Asian Business Club takes a look at the Vietnamese economy
On July 15, members and friends of the Asian Business Club (ABC)
gathered at Woodlands Resort to attend a report on the economic situation in
Vietnam. The speaker for the evening was ABC chairman Helmut Buchberger.
In the many years that he has been visiting the country, Helmut has gained
the impression that the new generation has overcome the cruelty of the wars
that have plagued the nation for decades.
Buchberger (right) speaks about the economical situation in Vietnam, as club
secretary David Schmitter looks on. (Photo: Michael Breeger)
Helmut said in advance that with his lecture, he was not trying to lure away
any people from Thailand, but merely attempting to describe the economic
conditions in Vietnam - which are anything but paradisical. Amongst other
things, the people there are struggling with a seemingly out of control
Problems aside, Vietnam has been experiencing a real economical miracle over
the past decade. Following the example of its neighbour China – ‘the big
dragon’ - Vietnam has already been tabbed as the ‘little dragon’ and in
January of last year the country became a member of the World Trade
Vietnam’s laws on investment officially grant foreign investors the same
rights as Vietnamese ones and provide an open gate for entrepreneurs from
overseas. Private and foreign banks can be found in countless numbers.
Also, to establish a foreign company, no Vietnamese shareholders are
required and a work permit is issued upon the formation of an enterprise.
Wages are about half of those in Thailand. Corruption in Vietnam has
distinctly decreased over the past few years. Even poverty has been reduced
It is still a fact that foreigners cannot actually own land, though Vietnam
offers an attractive solution. Foreigners are allowed to lease land over a
period of 50 years. During this time, they may also take a mortgage on that
particular piece of land.
In addition, Vietnam has signed a double taxation agreement with many
countries. Tax advantages comprise many different fields, including exports.
Before taking the plunge and establishing a business there, however, Helmut
strongly advises investors to take legal advice from experts.
To find out more about ABC, click on www.asian-business-club.org.
Free transit services by bus, rail
launched to help low-income earners
A new government-sponsored package containing six measures
designed to assist the low-income public, including both free bus and train
fares for six months, was launched last Friday.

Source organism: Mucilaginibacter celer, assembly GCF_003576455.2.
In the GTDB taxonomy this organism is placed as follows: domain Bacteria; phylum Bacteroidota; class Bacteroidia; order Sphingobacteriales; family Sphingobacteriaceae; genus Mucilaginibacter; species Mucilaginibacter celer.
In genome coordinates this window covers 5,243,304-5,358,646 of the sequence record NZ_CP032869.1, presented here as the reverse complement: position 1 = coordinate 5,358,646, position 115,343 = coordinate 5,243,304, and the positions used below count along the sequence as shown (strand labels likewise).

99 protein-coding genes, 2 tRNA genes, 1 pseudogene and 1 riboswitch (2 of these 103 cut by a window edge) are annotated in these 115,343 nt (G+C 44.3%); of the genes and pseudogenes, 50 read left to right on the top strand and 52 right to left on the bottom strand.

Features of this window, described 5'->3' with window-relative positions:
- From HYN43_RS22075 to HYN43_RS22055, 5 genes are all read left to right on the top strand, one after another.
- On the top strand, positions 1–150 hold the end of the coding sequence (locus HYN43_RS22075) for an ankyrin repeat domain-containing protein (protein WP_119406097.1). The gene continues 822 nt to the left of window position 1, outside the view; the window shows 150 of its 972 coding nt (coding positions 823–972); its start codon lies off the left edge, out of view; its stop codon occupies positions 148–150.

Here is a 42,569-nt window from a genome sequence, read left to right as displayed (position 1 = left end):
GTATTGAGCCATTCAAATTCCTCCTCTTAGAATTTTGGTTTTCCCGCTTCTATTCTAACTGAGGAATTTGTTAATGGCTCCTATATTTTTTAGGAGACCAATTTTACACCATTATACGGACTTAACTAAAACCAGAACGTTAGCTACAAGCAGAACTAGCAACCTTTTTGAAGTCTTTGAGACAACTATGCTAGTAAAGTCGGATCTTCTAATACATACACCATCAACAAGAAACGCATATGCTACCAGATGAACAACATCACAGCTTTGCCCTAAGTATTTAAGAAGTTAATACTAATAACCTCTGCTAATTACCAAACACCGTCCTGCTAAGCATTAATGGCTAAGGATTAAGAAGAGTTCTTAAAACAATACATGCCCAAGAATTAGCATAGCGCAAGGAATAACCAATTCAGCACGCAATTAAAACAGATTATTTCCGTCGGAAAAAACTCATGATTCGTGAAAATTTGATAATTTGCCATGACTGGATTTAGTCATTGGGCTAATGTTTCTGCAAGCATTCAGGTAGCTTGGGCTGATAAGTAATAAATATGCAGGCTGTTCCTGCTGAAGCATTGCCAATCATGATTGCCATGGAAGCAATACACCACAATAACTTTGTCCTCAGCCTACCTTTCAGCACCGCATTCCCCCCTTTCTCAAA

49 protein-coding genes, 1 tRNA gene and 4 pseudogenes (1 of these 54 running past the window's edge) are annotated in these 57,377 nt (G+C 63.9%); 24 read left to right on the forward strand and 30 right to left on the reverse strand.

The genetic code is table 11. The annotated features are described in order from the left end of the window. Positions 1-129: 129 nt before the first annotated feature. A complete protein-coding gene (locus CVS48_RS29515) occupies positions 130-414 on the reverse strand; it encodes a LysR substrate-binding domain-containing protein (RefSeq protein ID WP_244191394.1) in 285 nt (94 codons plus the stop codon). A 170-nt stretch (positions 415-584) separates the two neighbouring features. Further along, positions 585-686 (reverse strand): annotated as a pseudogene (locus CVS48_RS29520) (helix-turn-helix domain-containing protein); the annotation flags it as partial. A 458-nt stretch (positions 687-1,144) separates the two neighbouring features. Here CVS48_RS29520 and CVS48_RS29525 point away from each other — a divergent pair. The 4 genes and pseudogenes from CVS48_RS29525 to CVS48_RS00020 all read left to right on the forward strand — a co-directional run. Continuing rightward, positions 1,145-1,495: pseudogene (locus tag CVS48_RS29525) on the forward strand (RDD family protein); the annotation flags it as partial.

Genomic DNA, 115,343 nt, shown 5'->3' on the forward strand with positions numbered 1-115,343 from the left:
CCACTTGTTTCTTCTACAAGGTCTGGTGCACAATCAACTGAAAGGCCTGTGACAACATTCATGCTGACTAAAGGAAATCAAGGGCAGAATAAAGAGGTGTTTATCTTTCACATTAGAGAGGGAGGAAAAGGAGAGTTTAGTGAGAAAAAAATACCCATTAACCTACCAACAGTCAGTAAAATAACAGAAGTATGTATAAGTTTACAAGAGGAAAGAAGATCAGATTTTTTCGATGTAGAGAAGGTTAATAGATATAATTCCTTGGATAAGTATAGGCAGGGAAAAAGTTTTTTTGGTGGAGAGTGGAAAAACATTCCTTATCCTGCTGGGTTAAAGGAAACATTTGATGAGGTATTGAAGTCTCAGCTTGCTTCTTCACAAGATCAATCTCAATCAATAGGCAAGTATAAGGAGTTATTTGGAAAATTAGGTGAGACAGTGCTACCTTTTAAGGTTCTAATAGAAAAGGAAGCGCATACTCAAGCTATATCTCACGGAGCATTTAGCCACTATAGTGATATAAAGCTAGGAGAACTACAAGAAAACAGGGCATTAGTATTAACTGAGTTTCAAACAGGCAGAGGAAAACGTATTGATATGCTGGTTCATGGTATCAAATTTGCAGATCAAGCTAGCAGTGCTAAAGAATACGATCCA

Acting State Railway of Thailand (SRT) governor Thawil Samnakhon said he
expected the free rides, which are now being offered on third-class and
non-air-conditioned trains, would increase the daily passenger volume by between
15-20 per cent. Assessment of traffic routes that are most heavily used by
travelers will be conducted so that the SRT can increase its services to cope
with passenger demand, he said.
The SRT is expected to lose about Bt250 million in revenue, Thawil said, but the
government will help pay for the losses.
Meanwhile, Pinet Puapattanakul, director of the state-run Bangkok Mass Transit
Authority (BMTA), said his agency had already prepared 800 buses to serve the
increased volume of Bangkok passengers.
Altogether six measures were implemented last Friday, except the reduction of
excise tax on fuel, which began July 25. The measures are aimed at boosting the
Thai economy, which has become sluggish due to soaring oil prices, and also to
assist the poor and low-income wage earners.
The measures concerned are cuts in excise taxes on fuel, postponing an increase
in prices for liquefied petroleum gas used by private householders, and the free
use of tap water by households using less than 50 cubic metres per month. The
government will absorb all the costs involved.
The other measures are the free use of electricity of less than 80 units per
month by households, with the government shouldering the expense, while for
households using less than 150 units per month the government will pay half the
bill. Free travel on 800 ordinary buses operated by BMTA on 73 routes within
Bangkok and its outlying areas, and free travel on third class railway
Prime Minister Samak Sundaravej has said the measures will cost the government
about Bt46 billion (US$1.4 billion) in total. (TNA)
FTI says government promotion of E85 car muddies investment waters
Piangjai Kaewsuwan, chairwoman of the FTI Automotive Industry Group, says
the Thai government’s position regarding energy saving campaigns to promote
the use of E85 cars could pose obstacles to future production and investment
for the automotive industry in the country.
“Presently, manufacturers plan to produce some 680,000 eco-car units
annually in Thailand. But some of them are now thinking of moving their
production bases to other countries already because of the uncertain policy
of the government,” she said.
The government has decided to reduce the excise tax for E85 cars to 20 per
cent, which is close to the 17 per cent imposed on eco-cars, a situation
that will affect both the production and sales strategies of manufacturers
If the government wants to promote E85 car production, Piangjai said, it
should map out a clear policy and allow producers to develop cars over a
period of at lease three to four years and not try to solve problems
immediately like it is doing now.
She added that the government should also encourage the production of E10
and E20 cars before promoting the production of E85 vehicles.
The government is currently going all out to encourage more motorists to
switch to using E85, a blend of 85 per cent ethanol and 15 per cent